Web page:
Today I’ll show you how to tie a nice bow on the Musubu dress (or any other dress with a bow). Tying a bow when you’re looking at it from above can take some attempts to get it right. Follow the steps below and you”ll get it right the first time!
This year on my birthday I was surprised with a book I didn’t even know was coming out – Pattern Magic 3. I have the other three books, 1,2 and Stretch Fabrics, and as you know I’m fascinated by them. A few years back I attempted to make something from the books each month, but I didn’t get further than May. I still long to go back to this project, the pattern manipulation is just mind boggling and really gives you a totally different perspective on what you can do with a flat piece of paper/fabric. For now, I’ll stick to discussing this new addition to the series. Enjoy!
So! First pattern magic post in a long time. I wanted to start simple and potentially wearable so I chose Studio faro’s Drape Back Tee. Studio Faro’s approach is not much different than the Pattern Magic books: a short explanation of how to manipulate the pattern, minimal measurements and no construction methods explained. This makes it more of an adventure I think, you just have to eyeball most of the measurements, make up your own construction order and then hope for the best. Fun!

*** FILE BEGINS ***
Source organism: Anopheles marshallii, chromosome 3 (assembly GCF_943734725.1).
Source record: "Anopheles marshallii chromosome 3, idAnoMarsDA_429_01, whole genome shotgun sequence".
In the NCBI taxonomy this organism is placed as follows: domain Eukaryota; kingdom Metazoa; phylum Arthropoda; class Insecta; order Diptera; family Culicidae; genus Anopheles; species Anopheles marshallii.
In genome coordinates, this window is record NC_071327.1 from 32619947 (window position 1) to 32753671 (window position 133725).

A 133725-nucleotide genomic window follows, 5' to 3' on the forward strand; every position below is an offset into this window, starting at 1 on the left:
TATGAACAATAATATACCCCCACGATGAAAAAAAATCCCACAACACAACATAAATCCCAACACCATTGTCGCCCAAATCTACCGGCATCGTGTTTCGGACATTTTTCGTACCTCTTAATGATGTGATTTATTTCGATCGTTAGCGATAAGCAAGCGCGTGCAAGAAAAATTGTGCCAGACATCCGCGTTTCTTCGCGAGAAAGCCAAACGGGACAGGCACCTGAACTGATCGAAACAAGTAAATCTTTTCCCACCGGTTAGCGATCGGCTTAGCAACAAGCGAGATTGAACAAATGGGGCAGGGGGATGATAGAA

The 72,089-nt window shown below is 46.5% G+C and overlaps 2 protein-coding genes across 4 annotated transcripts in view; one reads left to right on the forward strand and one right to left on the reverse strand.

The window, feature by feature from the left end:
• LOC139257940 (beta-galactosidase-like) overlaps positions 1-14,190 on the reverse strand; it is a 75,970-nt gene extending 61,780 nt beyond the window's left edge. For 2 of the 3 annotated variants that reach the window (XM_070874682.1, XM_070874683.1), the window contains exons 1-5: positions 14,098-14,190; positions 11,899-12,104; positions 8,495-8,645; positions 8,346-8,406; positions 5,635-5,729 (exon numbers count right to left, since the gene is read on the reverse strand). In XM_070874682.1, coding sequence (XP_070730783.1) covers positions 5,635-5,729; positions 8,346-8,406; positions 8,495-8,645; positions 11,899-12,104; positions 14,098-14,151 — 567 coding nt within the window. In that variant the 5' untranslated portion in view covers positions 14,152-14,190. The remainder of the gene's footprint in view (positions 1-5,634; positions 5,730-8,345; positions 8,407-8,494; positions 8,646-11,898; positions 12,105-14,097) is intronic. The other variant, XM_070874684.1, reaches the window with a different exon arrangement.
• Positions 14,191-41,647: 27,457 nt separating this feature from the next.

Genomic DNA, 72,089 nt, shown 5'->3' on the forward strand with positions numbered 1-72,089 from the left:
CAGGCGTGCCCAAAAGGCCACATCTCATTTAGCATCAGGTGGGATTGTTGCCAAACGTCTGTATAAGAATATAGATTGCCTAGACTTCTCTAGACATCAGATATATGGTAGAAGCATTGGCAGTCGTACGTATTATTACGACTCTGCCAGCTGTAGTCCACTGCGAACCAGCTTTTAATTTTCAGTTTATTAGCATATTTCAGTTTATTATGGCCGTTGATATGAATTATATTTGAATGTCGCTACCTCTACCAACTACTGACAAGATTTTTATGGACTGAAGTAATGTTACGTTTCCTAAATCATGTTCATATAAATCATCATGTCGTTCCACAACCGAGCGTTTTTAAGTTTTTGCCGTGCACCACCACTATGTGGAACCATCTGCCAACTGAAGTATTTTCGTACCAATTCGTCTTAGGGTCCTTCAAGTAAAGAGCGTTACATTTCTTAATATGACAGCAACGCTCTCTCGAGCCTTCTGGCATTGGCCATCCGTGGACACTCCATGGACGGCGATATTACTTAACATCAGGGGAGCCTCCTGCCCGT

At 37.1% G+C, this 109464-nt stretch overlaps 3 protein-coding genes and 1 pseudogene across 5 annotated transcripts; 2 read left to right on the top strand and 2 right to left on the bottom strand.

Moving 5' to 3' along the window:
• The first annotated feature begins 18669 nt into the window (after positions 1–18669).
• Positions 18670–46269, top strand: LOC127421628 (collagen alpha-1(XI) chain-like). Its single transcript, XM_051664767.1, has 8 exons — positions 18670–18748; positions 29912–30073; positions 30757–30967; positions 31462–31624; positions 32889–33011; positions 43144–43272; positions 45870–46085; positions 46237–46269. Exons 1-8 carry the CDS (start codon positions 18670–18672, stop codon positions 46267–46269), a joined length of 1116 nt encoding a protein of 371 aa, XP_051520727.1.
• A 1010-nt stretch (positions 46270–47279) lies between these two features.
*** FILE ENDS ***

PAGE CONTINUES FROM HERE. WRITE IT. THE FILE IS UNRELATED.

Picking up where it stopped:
Sewing the hood of the Jasper may not be the most difficult step of the construction process, but I do think some steps benefit from real garment photo’s. Plus I have some tips to share that make it easier to achieve a neat end result. So if you prefer a big hood over the collar, follow these steps and you’ll have one in no-time!
Today I want to show you a very simple trick especially for all the nursing moms out there. It’s not easy to find clothing that is warm and nursing friendly in the winter and that is not a giant sweater. I have those too, but I’m always annoyed by all the fabric bunching when I hike them up. Plus, my girl likes to pull on my clothing while nursing so I keep pulling it back up and out of her face. The best thing would be a sweater that has easy access through the front so you don’t have all that fabric. The Jasper is perfect for this as I’ll show you below!
The Jasper instructions already provide a clue to what sort of fabric is best suited for this pattern. The Jasper is a structured sweatshirt, not a sloppy one so it’s important to choose the right fabric. In this post I want to elaborate on what fabric qualities you’re looking for, and where to find them.
To wear, sweater knits are my favourite for sweaters and cardigans. You get the look of a hand knit sweater, but you don’t actually have to knit it. And they come in so many varieties, fine or bulky, all acrylic, cotton or wool content, some even knit in a beautiful lace pattern or cables. They differ from jersey because they are usually knit more loosely and with thicker yarn. The variety of styles you can make is demonstrated in the Opal Cardigan sample garments, they are all knits but differ greatly in style. You can read more on picking the right fabric for your look here. Now, let’s focus on how to sew with sweater knits.